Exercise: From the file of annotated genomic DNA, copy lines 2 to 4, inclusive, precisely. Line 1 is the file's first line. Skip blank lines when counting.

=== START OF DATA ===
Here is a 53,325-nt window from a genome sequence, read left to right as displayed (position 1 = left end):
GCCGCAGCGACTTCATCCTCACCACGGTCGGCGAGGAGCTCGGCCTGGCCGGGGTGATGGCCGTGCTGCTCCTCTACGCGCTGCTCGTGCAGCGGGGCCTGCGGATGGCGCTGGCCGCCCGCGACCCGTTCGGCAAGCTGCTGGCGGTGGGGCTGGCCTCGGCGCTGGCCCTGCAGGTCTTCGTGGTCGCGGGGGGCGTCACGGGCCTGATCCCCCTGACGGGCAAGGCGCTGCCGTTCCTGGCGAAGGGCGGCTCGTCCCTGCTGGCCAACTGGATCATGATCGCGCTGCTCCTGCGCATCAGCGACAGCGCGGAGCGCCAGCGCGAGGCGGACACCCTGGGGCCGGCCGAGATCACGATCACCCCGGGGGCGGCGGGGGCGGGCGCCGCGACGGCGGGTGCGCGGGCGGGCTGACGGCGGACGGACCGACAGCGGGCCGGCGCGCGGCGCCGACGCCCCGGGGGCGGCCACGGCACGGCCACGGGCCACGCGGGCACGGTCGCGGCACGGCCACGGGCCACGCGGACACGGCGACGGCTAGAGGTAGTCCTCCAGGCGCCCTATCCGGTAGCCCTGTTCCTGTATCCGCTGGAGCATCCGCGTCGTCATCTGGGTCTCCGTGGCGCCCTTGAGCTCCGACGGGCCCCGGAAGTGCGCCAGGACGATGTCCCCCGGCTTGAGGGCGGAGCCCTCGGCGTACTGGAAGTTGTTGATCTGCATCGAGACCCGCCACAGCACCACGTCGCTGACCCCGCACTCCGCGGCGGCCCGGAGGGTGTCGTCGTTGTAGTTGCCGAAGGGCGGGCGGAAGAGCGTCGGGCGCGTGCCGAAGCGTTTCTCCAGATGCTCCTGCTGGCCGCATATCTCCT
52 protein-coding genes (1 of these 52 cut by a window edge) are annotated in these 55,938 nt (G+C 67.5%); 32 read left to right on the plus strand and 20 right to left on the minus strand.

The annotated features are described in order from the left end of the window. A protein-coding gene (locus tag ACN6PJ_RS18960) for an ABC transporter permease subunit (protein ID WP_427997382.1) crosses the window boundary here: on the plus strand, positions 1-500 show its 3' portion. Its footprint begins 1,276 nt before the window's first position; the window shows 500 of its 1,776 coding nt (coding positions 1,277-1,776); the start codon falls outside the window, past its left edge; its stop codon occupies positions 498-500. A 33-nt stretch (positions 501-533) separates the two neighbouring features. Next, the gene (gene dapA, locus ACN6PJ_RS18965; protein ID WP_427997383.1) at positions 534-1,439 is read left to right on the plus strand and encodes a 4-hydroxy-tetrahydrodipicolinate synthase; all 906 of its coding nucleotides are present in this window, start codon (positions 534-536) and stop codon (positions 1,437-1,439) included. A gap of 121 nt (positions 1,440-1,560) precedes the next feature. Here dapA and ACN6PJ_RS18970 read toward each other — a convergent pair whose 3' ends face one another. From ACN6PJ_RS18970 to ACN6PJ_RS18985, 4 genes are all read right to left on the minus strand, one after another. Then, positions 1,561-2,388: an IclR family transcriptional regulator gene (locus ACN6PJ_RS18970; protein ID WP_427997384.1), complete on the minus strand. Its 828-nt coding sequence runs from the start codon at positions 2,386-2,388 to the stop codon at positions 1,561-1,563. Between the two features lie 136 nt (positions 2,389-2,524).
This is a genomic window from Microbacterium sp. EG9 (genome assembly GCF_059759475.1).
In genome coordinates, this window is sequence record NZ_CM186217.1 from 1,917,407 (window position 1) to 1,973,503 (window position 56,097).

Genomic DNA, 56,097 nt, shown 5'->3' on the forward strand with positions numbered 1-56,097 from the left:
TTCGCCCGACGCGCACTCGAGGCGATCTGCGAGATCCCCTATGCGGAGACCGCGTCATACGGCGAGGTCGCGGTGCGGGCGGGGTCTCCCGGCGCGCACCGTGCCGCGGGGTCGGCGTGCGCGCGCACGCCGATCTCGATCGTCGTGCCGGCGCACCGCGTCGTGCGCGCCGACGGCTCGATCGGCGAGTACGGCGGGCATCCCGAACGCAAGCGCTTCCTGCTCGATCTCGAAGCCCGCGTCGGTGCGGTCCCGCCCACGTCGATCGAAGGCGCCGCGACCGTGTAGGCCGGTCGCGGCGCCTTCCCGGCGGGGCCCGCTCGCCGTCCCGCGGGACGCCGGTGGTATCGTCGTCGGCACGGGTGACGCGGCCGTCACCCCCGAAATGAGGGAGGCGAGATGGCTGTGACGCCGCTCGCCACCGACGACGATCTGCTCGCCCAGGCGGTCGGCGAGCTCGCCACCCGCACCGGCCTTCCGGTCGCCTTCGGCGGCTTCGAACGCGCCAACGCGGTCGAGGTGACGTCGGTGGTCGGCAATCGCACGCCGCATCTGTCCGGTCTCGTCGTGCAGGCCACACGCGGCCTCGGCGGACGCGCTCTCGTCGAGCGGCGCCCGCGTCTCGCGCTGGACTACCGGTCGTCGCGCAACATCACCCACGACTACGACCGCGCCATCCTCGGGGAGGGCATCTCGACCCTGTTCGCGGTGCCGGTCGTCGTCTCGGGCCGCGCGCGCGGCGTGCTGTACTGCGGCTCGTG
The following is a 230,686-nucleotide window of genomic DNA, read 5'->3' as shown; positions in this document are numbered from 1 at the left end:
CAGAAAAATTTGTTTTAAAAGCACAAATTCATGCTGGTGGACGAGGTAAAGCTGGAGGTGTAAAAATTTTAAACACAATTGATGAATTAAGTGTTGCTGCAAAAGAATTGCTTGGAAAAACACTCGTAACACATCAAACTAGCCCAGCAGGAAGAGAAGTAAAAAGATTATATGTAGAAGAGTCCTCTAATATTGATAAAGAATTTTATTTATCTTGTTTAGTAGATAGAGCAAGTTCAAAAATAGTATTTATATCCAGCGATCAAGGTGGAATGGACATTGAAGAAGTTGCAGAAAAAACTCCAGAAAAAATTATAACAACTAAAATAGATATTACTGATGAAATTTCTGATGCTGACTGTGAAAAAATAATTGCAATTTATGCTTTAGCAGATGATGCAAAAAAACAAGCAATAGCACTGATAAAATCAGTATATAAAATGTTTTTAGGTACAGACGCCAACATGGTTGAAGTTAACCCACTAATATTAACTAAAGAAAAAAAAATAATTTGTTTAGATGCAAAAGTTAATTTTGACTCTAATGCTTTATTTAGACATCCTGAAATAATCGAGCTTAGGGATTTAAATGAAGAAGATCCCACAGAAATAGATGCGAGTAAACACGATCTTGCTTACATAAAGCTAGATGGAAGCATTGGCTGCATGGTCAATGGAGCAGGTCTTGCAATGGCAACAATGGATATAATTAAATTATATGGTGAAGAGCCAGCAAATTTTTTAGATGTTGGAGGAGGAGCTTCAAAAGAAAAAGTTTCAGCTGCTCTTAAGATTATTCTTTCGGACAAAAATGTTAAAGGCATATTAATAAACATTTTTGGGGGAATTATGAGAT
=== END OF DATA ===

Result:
GCCGCAGCGACTTCATCCTCACCACGGTCGGCGAGGAGCTCGGCCTGGCCGGGGTGATGGCCGTGCTGCTCCTCTACGCGCTGCTCGTGCAGCGGGGCCTGCGGATGGCGCTGGCCGCCCGCGACCCGTTCGGCAAGCTGCTGGCGGTGGGGCTGGCCTCGGCGCTGGCCCTGCAGGTCTTCGTGGTCGCGGGGGGCGTCACGGGCCTGATCCCCCTGACGGGCAAGGCGCTGCCGTTCCTGGCGAAGGGCGGCTCGTCCCTGCTGGCCAACTGGATCATGATCGCGCTGCTCCTGCGCATCAGCGACAGCGCGGAGCGCCAGCGCGAGGCGGACACCCTGGGGCCGGCCGAGATCACGATCACCCCGGGGGCGGCGGGGGCGGGCGCCGCGACGGCGGGTGCGCGGGCGGGCTGACGGCGGACGGACCGACAGCGGGCCGGCGCGCGGCGCCGACGCCCCGGGGGCGGCCACGGCACGGCCACGGGCCACGCGGGCACGGTCGCGGCACGGCCACGGGCCACGCGGACACGGCGACGGCTAGAGGTAGTCCTCCAGGCGCCCTATCCGGTAGCCCTGTTCCTGTATCCGCTGGAGCATCCGCGTCGTCATCTGGGTCTCCGTGGCGCCCTTGAGCTCCGACGGGCCCCGGAAGTGCGCCAGGACGATGTCCCCCGGCTTGAGGGCGGAGCCCTCGGCGTACTGGAAGTTGTTGATCTGCATCGAGACCCGCCACAGCACCACGTCGCTGACCCCGCACTCCGCGGCGGCCCGGAGGGTGTCGTCGTTGTAGTTGCCGAAGGGCGGGCGGAAGAGCGTCGGGCGCGTGCCGAAGCGTTTCTCCAGATGCTCCTGCTGGCCGCATATCTCCT
52 protein-coding genes (1 of these 52 cut by a window edge) are annotated in these 55,938 nt (G+C 67.5%); 32 read left to right on the plus strand and 20 right to left on the minus strand.

The annotated features are described in order from the left end of the window. A protein-coding gene (locus tag ACN6PJ_RS18960) for an ABC transporter permease subunit (protein ID WP_427997382.1) crosses the window boundary here: on the plus strand, positions 1-500 show its 3' portion. Its footprint begins 1,276 nt before the window's first position; the window shows 500 of its 1,776 coding nt (coding positions 1,277-1,776); the start codon falls outside the window, past its left edge; its stop codon occupies positions 498-500. A 33-nt stretch (positions 501-533) separates the two neighbouring features. Next, the gene (gene dapA, locus ACN6PJ_RS18965; protein ID WP_427997383.1) at positions 534-1,439 is read left to right on the plus strand and encodes a 4-hydroxy-tetrahydrodipicolinate synthase; all 906 of its coding nucleotides are present in this window, start codon (positions 534-536) and stop codon (positions 1,437-1,439) included. A gap of 121 nt (positions 1,440-1,560) precedes the next feature. Here dapA and ACN6PJ_RS18970 read toward each other — a convergent pair whose 3' ends face one another. From ACN6PJ_RS18970 to ACN6PJ_RS18985, 4 genes are all read right to left on the minus strand, one after another. Then, positions 1,561-2,388: an IclR family transcriptional regulator gene (locus ACN6PJ_RS18970; protein ID WP_427997384.1), complete on the minus strand. Its 828-nt coding sequence runs from the start codon at positions 2,386-2,388 to the stop codon at positions 1,561-1,563. Between the two features lie 136 nt (positions 2,389-2,524).